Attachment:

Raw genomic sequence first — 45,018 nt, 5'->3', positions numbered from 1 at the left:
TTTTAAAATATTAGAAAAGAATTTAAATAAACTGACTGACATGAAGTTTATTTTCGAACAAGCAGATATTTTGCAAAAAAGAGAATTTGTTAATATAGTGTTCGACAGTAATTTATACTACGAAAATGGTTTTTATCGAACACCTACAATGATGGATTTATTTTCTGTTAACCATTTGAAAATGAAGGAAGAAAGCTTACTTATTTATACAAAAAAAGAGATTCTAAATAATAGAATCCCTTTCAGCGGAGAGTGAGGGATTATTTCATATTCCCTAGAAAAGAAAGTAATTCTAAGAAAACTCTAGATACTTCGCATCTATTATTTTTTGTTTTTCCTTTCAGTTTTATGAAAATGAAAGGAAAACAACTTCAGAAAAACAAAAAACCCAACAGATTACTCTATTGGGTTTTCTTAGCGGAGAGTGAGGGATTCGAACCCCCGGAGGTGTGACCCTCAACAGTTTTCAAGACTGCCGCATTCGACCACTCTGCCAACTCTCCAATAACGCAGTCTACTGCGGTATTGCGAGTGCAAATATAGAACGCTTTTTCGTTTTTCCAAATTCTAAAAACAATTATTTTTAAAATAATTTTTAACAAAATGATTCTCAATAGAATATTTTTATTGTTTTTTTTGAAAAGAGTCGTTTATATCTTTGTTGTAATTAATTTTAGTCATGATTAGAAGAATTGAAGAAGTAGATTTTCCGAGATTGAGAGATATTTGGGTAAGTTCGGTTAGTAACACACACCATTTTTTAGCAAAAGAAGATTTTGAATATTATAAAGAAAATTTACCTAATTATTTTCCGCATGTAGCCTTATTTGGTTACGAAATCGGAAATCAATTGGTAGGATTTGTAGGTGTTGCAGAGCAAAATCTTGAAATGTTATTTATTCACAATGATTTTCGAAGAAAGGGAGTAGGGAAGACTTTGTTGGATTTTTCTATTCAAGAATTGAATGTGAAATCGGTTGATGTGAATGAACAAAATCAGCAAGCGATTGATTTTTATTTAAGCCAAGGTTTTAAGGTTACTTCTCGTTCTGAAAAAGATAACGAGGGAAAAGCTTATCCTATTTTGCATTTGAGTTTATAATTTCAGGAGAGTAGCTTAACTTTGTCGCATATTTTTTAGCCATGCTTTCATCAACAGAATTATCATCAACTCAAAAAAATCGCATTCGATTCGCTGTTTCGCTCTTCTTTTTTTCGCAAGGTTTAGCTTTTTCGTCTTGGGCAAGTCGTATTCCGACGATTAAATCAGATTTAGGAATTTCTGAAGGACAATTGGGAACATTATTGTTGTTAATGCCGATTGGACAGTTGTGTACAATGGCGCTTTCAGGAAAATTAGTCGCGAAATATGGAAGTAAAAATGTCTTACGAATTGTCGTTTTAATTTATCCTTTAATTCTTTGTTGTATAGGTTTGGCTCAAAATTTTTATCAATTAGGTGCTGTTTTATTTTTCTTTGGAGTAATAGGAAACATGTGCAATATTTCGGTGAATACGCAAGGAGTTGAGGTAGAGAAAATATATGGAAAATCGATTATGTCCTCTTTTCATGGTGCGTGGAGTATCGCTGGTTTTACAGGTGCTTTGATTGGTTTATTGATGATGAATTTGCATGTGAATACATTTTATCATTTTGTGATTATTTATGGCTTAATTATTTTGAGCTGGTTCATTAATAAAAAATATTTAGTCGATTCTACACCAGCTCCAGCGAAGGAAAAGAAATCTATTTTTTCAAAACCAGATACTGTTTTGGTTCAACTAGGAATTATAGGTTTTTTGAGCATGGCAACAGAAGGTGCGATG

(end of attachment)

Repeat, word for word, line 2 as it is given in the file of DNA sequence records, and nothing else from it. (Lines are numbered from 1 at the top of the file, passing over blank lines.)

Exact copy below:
TTTTAAAATATTAGAAAAGAATTTAAATAAACTGACTGACATGAAGTTTATTTTCGAACAAGCAGATATTTTGCAAAAAAGAGAATTTGTTAATATAGTGTTCGACAGTAATTTATACTACGAAAATGGTTTTTATCGAACACCTACAATGATGGATTTATTTTCTGTTAACCATTTGAAAATGAAGGAAGAAAGCTTACTTATTTATACAAAAAAAGAGATTCTAAATAATAGAATCCCTTTCAGCGGAGAGTGAGGGATTATTTCATATTCCCTAGAAAAGAAAGTAATTCTAAGAAAACTCTAGATACTTCGCATCTATTATTTTTTGTTTTTCCTTTCAGTTTTATGAAAATGAAAGGAAAACAACTTCAGAAAAACAAAAAACCCAACAGATTACTCTATTGGGTTTTCTTAGCGGAGAGTGAGGGATTCGAACCCCCGGAGGTGTGACCCTCAACAGTTTTCAAGACTGCCGCATTCGACCACTCTGCCAACTCTCCAATAACGCAGTCTACTGCGGTATTGCGAGTGCAAATATAGAACGCTTTTTCGTTTTTCCAAATTCTAAAAACAATTATTTTTAAAATAATTTTTAACAAAATGATTCTCAATAGAATATTTTTATTGTTTTTTTTGAAAAGAGTCGTTTATATCTTTGTTGTAATTAATTTTAGTCATGATTAGAAGAATTGAAGAAGTAGATTTTCCGAGATTGAGAGATATTTGGGTAAGTTCGGTTAGTAACACACACCATTTTTTAGCAAAAGAAGATTTTGAATATTATAAAGAAAATTTACCTAATTATTTTCCGCATGTAGCCTTATTTGGTTACGAAATCGGAAATCAATTGGTAGGATTTGTAGGTGTTGCAGAGCAAAATCTTGAAATGTTATTTATTCACAATGATTTTCGAAGAAAGGGAGTAGGGAAGACTTTGTTGGATTTTTCTATTCAAGAATTGAATGTGAAATCGGTTGATGTGAATGAACAAAATCAGCAAGCGATTGATTTTTATTTAAGCCAAGGTTTTAAGGTTACTTCTCGTTCTGAAAAAGATAACGAGGGAAAAGCTTATCCTATTTTGCATTTGAGTTTATAATTTCAGGAGAGTAGCTTAACTTTGTCGCATATTTTTTAGCCATGCTTTCATCAACAGAATTATCATCAACTCAAAAAAATCGCATTCGATTCGCTGTTTCGCTCTTCTTTTTTTCGCAAGGTTTAGCTTTTTCGTCTTGGGCAAGTCGTATTCCGACGATTAAATCAGATTTAGGAATTTCTGAAGGACAATTGGGAACATTATTGTTGTTAATGCCGATTGGACAGTTGTGTACAATGGCGCTTTCAGGAAAATTAGTCGCGAAATATGGAAGTAAAAATGTCTTACGAATTGTCGTTTTAATTTATCCTTTAATTCTTTGTTGTATAGGTTTGGCTCAAAATTTTTATCAATTAGGTGCTGTTTTATTTTTCTTTGGAGTAATAGGAAACATGTGCAATATTTCGGTGAATACGCAAGGAGTTGAGGTAGAGAAAATATATGGAAAATCGATTATGTCCTCTTTTCATGGTGCGTGGAGTATCGCTGGTTTTACAGGTGCTTTGATTGGTTTATTGATGATGAATTTGCATGTGAATACATTTTATCATTTTGTGATTATTTATGGCTTAATTATTTTGAGCTGGTTCATTAATAAAAAATATTTAGTCGATTCTACACCAGCTCCAGCGAAGGAAAAGAAATCTATTTTTTCAAAACCAGATACTGTTTTGGTTCAACTAGGAATTATAGGTTTTTTGAGCATGGCAACAGAAGGTGCGATG